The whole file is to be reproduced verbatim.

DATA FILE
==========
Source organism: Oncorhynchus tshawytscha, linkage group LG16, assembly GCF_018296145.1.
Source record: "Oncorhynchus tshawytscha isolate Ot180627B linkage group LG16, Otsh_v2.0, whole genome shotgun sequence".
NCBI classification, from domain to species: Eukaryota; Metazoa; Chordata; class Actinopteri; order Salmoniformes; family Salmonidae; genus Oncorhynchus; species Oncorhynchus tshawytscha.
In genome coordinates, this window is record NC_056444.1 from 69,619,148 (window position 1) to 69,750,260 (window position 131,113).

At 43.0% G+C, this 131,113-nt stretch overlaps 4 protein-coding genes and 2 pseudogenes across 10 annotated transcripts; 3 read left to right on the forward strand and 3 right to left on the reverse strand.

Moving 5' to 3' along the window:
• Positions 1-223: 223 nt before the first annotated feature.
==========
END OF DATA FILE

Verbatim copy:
Source organism: Oncorhynchus tshawytscha, linkage group LG16, assembly GCF_018296145.1.
Source record: "Oncorhynchus tshawytscha isolate Ot180627B linkage group LG16, Otsh_v2.0, whole genome shotgun sequence".
NCBI classification, from domain to species: Eukaryota; Metazoa; Chordata; class Actinopteri; order Salmoniformes; family Salmonidae; genus Oncorhynchus; species Oncorhynchus tshawytscha.
In genome coordinates, this window is record NC_056444.1 from 69,619,148 (window position 1) to 69,750,260 (window position 131,113).

At 43.0% G+C, this 131,113-nt stretch overlaps 4 protein-coding genes and 2 pseudogenes across 10 annotated transcripts; 3 read left to right on the forward strand and 3 right to left on the reverse strand.

Moving 5' to 3' along the window:
• Positions 1-223: 223 nt before the first annotated feature.